terminate illiterate
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  1. #1
    Join Date
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    terminate illiterate

    Pardon my ignorance but was stuck with an old IBM N1H 0664 SCSI3 HDD until I figured out the SCSI card I had wouldn't support it. Finally got the right card. The SCSI utility detects it, but Windows doesn't. Figure it's a termination problem.

    Looked up the IBM web page and have the HDD jumpered for termination. So I shouldn't need to add a physical terminator, right? (4 connectors on the cable, adapter LUN7, HDD LUN0 as usual.) But there are other jumpers I can't figure out.

    And there oughtta be a way of terminating the whole thing in the Adaptec utility, right? Or wrong? Am falling all over my face with this thing. The jumper settings are at http://www.storage.ibm.com/hdd/suppo...m/0664mjum.htm at the IBM web site.

    Thx for any assistance with this thing.

    ------------------
    If you can't be a good example,
    then you'll just have to be a horrible warning.
    - - - Catherine Aird - - -
    If you can't be a good example,
    then you'll just have to be a horrible warning.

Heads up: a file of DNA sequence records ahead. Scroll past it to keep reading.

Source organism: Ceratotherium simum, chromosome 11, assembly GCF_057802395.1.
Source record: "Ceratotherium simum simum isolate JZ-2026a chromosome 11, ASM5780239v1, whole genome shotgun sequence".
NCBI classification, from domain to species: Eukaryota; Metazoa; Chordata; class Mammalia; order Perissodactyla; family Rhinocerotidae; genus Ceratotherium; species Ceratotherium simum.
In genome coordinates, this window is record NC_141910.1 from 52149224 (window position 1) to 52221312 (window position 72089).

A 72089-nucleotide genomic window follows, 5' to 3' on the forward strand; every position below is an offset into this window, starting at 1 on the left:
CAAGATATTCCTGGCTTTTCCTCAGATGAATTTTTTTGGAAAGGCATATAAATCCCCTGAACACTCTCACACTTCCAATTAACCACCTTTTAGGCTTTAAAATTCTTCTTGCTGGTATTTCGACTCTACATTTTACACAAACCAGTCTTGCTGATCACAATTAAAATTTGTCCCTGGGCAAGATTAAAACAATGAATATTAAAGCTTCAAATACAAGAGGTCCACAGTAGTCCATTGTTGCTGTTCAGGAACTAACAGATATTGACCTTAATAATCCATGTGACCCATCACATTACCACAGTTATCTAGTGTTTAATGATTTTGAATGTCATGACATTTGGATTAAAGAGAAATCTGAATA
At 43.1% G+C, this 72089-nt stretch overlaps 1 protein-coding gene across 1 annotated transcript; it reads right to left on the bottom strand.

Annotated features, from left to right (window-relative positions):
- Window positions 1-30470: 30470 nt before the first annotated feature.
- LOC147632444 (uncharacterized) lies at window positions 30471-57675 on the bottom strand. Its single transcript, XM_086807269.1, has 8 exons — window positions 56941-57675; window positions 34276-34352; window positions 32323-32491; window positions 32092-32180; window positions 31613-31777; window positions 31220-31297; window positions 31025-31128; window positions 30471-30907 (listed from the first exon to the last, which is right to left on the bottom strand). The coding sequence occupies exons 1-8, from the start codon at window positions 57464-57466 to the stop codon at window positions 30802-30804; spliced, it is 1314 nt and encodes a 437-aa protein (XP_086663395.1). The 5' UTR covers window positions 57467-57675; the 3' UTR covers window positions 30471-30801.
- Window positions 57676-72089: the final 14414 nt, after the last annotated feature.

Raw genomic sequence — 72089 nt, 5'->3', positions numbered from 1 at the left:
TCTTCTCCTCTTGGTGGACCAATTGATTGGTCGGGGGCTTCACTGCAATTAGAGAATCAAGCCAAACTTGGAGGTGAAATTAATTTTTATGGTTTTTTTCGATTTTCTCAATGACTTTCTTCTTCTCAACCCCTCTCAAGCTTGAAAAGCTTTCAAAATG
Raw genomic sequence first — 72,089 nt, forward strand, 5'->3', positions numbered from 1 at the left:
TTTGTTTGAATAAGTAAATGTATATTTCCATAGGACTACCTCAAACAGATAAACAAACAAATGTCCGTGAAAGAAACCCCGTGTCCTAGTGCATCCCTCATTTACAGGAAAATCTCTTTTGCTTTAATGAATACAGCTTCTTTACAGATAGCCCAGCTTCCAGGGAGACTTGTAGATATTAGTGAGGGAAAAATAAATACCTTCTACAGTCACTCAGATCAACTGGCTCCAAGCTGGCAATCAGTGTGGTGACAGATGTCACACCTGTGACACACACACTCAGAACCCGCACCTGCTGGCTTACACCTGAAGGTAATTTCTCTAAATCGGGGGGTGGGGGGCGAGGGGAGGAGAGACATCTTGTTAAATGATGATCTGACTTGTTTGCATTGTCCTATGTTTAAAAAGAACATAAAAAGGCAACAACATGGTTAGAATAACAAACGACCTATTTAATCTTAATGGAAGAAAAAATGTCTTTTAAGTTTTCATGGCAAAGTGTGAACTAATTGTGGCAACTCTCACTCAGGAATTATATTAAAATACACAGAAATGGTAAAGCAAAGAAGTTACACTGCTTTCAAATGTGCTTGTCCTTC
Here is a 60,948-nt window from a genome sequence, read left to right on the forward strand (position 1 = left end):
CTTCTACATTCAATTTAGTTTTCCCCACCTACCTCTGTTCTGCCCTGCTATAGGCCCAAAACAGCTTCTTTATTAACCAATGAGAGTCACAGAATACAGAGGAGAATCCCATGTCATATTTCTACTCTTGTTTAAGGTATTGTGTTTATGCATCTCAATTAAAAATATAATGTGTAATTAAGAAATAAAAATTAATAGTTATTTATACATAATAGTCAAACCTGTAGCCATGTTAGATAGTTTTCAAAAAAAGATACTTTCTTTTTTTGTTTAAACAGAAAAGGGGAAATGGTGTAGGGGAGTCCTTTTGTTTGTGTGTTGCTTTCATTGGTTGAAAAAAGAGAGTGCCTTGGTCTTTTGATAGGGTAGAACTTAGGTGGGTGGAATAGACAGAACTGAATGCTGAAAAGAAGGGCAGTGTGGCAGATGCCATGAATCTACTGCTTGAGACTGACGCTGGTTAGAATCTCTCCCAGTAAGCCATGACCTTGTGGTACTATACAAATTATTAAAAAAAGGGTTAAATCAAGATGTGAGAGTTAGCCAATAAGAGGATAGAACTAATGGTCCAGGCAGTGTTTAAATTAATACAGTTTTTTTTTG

- - - Catherine Aird - - -

  2. #2
    Join Date
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    Manila, Philippines
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    13,269
    Hi ST:TNG. It's been a while... you're going to have to physically terminate the drive. Sorry.
    ? Quantum Physics ? Light travels faster than sound. This is why some people appear bright until you hear them speak.

  3. #3
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    Hi, Toolbox - It has been a while. Now correct me if I'm wrong, but that means I move the device one connector closer to the Adaptec and then add a physical terminator where the hard drive used to be?

    So now my question is whether I need active or passive termination. Which, I guess, tips my hand that I don't really understand the difference.

    And, speaking of ignorance, if a jumper is labeled TERM PWR, as was the schematic you graciously interpreted for me, why doesn't it terminate the HDD the pins are on?